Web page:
Youth Protection

Child abuse is a serious problem in our society, and unfortunately, it can occur anywhere, even in Scouting. Youth safety is Scouting’s No. 1 concern.

Youth safety is Scouting’s No. 1 concern.

Nearly 3 million cases of child abuse are reported each year in the United States, and many more go unreported. The Boy Scouts of America has developed comprehensive Youth Protection policies and training to prepare leaders to prevent child abuse and help children who have been, or are being, abused. Although falsely accusing adult leaders is rare, these policies provide protection for them as well. These policies focus on leadership selection and on placing even greater barriers to abuse than already exist in Scouting.

Youth Protection training is required for all BSA registered volunteers. For more information about BSA Youth Protection policies, go to and select “Youth Protection” from the site menu.

The Leader’s Role in Youth Protection

As Cub Scout leader, you can help make the world safer for children in at least three ways:

1. Increase your knowledge about child abuse so that you will be in a better position to help protect the children in your life—your own sons and daughters, and children in your neighborhood, place of worship, and community. The best way to begin is by maintaining your Youth Protection training, available at

2. Help others learn the steps that help them to protect themselves. You can have a direct effect on the members of your pack and den by helping them learn ways to protect themselves. This includes making sure that the parents/guardians of all Cub Scouts have completed and discussed with their child the information in How to Protect Your Children From Child Abuse: A Parent’s Guide.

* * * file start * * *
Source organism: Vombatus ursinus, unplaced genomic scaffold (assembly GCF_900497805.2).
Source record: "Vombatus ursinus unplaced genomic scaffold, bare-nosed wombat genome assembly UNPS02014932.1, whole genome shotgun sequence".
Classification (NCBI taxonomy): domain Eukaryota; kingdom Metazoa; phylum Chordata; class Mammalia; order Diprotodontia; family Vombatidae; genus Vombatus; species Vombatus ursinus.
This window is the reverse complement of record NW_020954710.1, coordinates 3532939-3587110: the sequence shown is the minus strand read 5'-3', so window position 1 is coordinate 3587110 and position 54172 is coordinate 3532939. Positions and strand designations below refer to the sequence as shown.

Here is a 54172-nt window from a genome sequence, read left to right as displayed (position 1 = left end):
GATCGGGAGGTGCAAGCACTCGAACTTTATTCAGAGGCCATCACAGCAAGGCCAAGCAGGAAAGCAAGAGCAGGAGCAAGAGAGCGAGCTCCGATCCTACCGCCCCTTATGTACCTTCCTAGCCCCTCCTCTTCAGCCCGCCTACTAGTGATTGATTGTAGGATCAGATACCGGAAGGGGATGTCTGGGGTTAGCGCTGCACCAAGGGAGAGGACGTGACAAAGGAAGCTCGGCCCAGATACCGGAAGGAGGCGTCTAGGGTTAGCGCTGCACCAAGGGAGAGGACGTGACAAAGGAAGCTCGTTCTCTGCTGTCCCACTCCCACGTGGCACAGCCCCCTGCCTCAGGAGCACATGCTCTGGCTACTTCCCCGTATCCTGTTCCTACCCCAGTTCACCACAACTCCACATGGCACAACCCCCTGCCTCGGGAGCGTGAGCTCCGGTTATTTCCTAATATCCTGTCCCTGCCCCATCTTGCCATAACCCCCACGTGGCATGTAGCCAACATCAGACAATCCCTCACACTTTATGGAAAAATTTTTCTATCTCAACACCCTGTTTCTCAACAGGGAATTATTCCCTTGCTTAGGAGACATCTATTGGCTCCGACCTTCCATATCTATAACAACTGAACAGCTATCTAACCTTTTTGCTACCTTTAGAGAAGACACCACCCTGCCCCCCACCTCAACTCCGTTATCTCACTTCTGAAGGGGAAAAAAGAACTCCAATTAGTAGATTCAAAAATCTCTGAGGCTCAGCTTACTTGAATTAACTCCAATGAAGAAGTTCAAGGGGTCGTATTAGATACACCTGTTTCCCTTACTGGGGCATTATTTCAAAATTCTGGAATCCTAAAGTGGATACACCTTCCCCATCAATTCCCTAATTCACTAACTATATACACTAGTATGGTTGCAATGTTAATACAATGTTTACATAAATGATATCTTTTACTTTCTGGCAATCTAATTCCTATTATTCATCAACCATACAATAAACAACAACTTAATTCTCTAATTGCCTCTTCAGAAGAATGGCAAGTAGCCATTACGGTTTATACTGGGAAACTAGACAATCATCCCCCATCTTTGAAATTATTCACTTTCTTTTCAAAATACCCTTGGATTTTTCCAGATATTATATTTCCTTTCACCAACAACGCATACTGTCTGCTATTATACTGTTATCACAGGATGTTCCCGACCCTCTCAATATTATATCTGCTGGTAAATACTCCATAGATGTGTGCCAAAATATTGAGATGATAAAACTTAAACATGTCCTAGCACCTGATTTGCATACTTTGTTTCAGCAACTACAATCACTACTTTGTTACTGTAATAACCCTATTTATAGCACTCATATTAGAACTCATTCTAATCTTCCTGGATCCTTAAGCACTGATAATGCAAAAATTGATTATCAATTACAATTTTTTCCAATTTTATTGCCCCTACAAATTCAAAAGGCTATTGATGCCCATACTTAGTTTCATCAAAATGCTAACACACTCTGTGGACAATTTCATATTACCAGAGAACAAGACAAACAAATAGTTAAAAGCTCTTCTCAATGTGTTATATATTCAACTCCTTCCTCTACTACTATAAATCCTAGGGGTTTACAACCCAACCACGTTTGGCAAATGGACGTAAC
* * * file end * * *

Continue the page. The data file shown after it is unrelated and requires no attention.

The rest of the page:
3. Implement the Youth Protection policies and procedures of the BSA within your unit. By implementing these safety policies, you will help the Scouting program continue to be a safe environment for children. The Boy Scouts of America will not tolerate any form of child abuse in its program and will take all necessary steps to remove any offenders from membership in the BSA.

BSA Youth Protection Policies

The BSA Youth Protection policies are based on strengthening the principles of Scouting and avoiding situations that could lead to abuse. Adherence to BSA Youth Protection policies not only strengthens the protection of our membership, but also ensures that the basic values of Scouting are preserved.

If your Cub Scout pack discovers conduct that violates the BSA standards of membership by an applicant, the chartered organization should reject the application. Any questions about membership standards should be discussed with the Scout executive. When an applicant is rejected by the chartered organization, the application should be sent to the Scout executive with a memo explaining the reason for the rejection.


The BSA has a tradition of recruiting quality volunteer leaders. Being a registered leader in the BSA is a privilege, not a right. The quality of the program and the safety of our youth members require that selection of our leaders be taken seriously.

There is no sure way to detect a child molester—or any kind of abuser—in advance of attempted or actual abuse. We can minimize the risk by learning all we can about the adult applicant’s experiences with children. The adult membership application is an important tool for helping to maintain BSA leadership standards. Learn why the applicant wants to be a Cub Scout leader and how the person would handle a discipline situation.

The adult membership application process is an important tool for helping to maintain BSA leadership standards. This process includes the written application, interviews by the committee, personal reference checks, and approval by the head of the chartered organization. Also, all applicants for membership must pass a criminal background check, must complete Youth Protection training, and must follow BSA Youth Protection policies.

Creating Barriers to Abuse